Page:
Requirements that a contract be ‘in writing’ or ‘evidenced in writing’ are very rare in English law and indeed Irish law. However, they do exist.(35) The UKJT note that the mere fact that a smart contract is in electronic form does not mean that it cannot satisfy a statutory ‘in writing’ requirement. The only question is whether there is something intrinsic to computer code, as opposed to human language, that could lead to a different conclusion.
According to Schedule 1 of the Interpretation Act 1978 (the “1978 Act”) in England and Wales, “writing” is defined as including “typing, printing, lithography, photography and other modes of representing or reproducing words in a visible form, and expressions referring to writing are construed accordingly.”(36)
The UKJT’s view is that, to the extent the relevant code can (i) be said to be representing or reproducing words; and (ii) be made visible on a screen or printout, it is “likely to fulfil” a statutory ‘in writing’ requirement.(37)
According to the Schedule, Part 1 of the Interpretation Act 2005 in Ireland (the “2005 Act”), “writing” is defined more broadly than under the 1978 Act and includes “printing, typewriting, lithography, photography, and other modes of representing or reproducing words in visible form and any information kept in a non-legible form, whether stored electronically or otherwise, which is capable by any means of being reproduced in a legible form”.(38)
It is arguable that the words “and any information kept in a non-legible form, whether stored electronically or otherwise, which is capable by any means of being reproduced in a legible form” in the Schedule, Part 1 of the 2005 Act is more capable of providing support for the proposition that code found within smart contracts can satisfy a statutory ‘in writing’ requirement than the definition of “writing” in Schedule 1 of the 1978 Act because code is, to judges, lawyers and lay persons, in a non-legible form but critically, is capable of being reproduced in a legible form for comprehension by judges, lawyers and lay persons through the assistance of extrinsic evidence, expert evidence or exceptions to the parol evidence rule.
It is arguable, therefore, that a statutory ‘in writing’ requirement can be more easily satisfied by smart contracts composed partly or wholly of computer code under Irish law than under English law.
The Legal Statement provides a preliminary and accessible view on the legal status of cryptoassets and smart contracts under English law. With a plausible, albeit provisional, explanation for the legal foundation of cryptoassets and smart contracts now circulated, if not formally established, uncertainty should begin to dissipate, and it should be possible in the near future for regulators, whether domestic or European, to consider what regulatory measures, if any, are needed and for the courts to consider, where appropriate, what remedies may be available in respect of transactions involving the transfer and securitisation of cryptoassets. The Legal Statement does not, we believe, establish law. Rather, it presents a well-argued view on the law.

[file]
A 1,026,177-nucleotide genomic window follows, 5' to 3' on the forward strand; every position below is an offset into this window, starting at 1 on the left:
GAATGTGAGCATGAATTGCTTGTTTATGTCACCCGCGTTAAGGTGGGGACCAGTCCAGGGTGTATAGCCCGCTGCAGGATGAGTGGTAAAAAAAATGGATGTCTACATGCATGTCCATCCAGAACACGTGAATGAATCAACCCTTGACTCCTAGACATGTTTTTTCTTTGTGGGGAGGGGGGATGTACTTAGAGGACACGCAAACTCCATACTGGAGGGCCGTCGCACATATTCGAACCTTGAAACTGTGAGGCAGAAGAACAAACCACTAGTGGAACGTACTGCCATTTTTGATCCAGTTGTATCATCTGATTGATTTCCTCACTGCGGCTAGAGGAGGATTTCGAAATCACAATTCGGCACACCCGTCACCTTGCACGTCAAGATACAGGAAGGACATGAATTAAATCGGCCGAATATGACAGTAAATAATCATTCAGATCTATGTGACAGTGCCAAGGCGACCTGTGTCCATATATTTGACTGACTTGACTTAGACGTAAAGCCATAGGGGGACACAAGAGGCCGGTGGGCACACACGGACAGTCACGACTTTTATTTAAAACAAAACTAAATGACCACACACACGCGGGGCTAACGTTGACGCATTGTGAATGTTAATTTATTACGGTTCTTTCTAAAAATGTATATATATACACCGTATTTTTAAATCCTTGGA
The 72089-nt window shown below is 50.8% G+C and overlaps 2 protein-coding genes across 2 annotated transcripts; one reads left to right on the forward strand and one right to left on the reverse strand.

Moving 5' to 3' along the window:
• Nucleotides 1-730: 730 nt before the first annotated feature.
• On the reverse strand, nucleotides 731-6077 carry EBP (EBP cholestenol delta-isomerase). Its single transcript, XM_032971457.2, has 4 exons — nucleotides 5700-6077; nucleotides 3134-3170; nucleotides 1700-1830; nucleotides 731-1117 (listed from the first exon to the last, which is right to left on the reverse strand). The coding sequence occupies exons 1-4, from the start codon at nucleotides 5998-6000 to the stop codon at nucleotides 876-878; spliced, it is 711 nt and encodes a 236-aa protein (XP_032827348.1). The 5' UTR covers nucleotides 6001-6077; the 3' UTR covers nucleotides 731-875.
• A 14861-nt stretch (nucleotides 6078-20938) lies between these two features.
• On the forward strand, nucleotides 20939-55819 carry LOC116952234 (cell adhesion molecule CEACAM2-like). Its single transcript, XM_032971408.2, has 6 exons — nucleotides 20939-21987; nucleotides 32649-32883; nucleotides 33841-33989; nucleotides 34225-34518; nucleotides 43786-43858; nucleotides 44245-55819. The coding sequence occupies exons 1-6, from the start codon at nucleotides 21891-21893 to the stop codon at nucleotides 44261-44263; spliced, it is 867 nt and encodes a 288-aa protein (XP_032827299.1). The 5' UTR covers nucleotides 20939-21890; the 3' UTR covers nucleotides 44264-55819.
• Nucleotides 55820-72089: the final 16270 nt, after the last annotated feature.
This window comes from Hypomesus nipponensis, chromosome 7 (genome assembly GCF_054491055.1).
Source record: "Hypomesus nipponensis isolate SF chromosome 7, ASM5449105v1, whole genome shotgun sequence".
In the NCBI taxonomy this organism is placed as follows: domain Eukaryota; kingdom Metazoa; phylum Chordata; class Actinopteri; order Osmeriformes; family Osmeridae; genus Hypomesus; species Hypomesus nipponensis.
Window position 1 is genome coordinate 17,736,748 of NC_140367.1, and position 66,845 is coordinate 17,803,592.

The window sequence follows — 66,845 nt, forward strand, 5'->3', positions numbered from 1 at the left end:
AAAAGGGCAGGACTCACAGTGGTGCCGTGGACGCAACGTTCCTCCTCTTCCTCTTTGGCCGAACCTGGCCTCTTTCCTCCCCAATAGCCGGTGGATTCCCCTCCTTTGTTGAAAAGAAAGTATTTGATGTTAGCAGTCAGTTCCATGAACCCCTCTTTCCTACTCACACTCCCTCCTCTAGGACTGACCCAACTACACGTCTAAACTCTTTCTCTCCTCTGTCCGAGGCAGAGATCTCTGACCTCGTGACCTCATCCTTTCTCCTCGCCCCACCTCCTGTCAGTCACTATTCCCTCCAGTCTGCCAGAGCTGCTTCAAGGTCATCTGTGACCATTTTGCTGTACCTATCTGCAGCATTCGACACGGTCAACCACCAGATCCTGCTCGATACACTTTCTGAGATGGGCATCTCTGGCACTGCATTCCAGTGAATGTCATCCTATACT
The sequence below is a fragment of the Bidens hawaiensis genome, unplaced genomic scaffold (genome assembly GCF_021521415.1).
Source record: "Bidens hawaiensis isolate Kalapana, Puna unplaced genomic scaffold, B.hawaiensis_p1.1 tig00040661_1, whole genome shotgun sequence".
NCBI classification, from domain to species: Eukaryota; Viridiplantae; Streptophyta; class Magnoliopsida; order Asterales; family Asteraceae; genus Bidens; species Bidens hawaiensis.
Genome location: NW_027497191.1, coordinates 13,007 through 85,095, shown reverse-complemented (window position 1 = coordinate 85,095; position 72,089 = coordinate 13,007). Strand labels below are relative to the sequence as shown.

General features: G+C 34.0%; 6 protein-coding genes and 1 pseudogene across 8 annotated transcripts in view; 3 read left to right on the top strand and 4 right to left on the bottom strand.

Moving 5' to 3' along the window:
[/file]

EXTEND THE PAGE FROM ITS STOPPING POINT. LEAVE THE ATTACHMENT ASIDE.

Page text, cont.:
In going against the trend found in other jurisdictions which begins from the standpoint of regulation and remedies and works backwards, the objective of the UKJT was “to start from basic legal principles and work forward to regulation and remedies.”(39) This is a logical and sensible starting point because, in the words of the Chancellor in the Opening Address, “there is no point in introducing regulations until you properly understand the legal status of the asset class you are regulating.”(40) Moreover, you cannot consider what remedies are available for a particular asset class until you understand the legal status of the asset class you are regulating. The authors agree with this approach.
As the Chancellor noted in the Opening Address, the next step is for the Law Commission of England and Wales (the “Law Commission”) to consider “whether any legislation might be desirable in this area”.(41) The Chair of the Law Commission, Sir Nicholas Green, observed the UKJT and therefore observed the development of the Legal Statement from its inception to publication. The role of the Law Commission is to review and recommend law reform. It is up to Government to consider and act on recommendations, by way of legislation. What action, if any, the Law Commission may take remains to be seen.
Although the Legal Statement is founded in English law, many questions were framed and answered on the basis of common law and there is much similarity between the common law of England and Wales and that of Ireland. While the UKJT is comprised of lawyers, who have produced a legal output, the background here is the desirability of providing legal certainty in an area of commercial activity and, in particular, one with considerable scope for development. On that basis, the interests of the UK and Ireland are both aligned and non-aligned. There is an element of commercial competition between Ireland, England and Wales, but, perhaps more importantly, as neighbouring common law jurisdictions there is alignment of interest. The common law of both jurisdictions is perhaps uniquely suited to providing a basis for both facilitating contracting on DLT and, perhaps more importantly, resolving resulting disputes.
A number of options present themselves to Ireland:
Do nothing and rely on the Legal Statement for indirect application